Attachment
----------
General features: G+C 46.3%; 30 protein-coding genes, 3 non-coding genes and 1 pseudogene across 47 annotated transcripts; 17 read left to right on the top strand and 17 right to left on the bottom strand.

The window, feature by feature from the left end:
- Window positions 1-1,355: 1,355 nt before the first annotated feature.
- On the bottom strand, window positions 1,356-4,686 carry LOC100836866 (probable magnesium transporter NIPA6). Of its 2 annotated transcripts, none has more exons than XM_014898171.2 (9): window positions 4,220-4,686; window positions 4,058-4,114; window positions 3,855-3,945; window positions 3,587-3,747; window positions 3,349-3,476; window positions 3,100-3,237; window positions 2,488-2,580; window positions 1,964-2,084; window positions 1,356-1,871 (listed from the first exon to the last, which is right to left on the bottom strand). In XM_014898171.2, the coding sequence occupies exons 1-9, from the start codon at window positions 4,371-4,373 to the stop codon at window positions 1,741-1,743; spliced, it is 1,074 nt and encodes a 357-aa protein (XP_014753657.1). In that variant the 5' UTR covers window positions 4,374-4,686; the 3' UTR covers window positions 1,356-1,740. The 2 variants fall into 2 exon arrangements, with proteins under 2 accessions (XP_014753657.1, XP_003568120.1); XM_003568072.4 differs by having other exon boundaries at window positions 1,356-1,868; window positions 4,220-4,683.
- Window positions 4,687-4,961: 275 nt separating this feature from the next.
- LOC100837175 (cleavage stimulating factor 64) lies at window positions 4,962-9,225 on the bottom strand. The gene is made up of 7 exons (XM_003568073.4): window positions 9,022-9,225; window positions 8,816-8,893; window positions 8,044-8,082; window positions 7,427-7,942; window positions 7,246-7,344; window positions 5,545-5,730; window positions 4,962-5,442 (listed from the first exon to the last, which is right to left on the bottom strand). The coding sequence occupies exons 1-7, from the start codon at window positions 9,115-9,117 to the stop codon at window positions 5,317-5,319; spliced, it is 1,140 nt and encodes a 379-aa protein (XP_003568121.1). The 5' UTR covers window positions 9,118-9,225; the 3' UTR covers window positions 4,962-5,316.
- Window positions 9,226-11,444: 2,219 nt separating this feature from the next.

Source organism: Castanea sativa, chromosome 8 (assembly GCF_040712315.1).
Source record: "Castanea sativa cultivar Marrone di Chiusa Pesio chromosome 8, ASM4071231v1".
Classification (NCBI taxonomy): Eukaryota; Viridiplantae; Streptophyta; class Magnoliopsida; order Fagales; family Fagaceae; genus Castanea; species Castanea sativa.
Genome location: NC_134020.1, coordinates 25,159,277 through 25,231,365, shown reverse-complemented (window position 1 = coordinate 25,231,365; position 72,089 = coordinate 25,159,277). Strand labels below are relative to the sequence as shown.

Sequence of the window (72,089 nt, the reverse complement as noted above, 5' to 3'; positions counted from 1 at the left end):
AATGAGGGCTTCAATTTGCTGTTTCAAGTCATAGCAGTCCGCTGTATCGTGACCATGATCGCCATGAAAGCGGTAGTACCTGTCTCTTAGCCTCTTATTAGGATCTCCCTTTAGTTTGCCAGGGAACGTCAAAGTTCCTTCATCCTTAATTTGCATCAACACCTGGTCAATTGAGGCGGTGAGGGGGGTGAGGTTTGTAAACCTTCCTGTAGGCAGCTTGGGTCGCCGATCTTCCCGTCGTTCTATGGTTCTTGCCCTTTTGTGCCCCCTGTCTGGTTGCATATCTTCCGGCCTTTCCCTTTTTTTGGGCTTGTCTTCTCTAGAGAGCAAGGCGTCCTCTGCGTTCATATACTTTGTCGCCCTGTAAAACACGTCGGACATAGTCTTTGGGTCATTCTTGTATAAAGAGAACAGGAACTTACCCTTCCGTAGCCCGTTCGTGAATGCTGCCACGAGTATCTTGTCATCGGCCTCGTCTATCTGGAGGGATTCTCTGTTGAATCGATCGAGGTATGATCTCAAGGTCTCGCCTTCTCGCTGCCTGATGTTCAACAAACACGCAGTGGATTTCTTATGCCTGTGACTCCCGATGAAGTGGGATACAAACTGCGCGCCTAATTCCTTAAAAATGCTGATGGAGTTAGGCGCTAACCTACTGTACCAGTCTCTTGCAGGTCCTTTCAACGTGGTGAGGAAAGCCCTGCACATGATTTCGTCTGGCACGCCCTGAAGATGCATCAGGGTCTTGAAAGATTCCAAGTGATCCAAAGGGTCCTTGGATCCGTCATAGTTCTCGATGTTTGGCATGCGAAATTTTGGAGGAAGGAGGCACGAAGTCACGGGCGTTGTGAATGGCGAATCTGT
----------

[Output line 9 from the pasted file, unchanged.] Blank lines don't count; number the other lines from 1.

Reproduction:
Source record: "Castanea sativa cultivar Marrone di Chiusa Pesio chromosome 8, ASM4071231v1".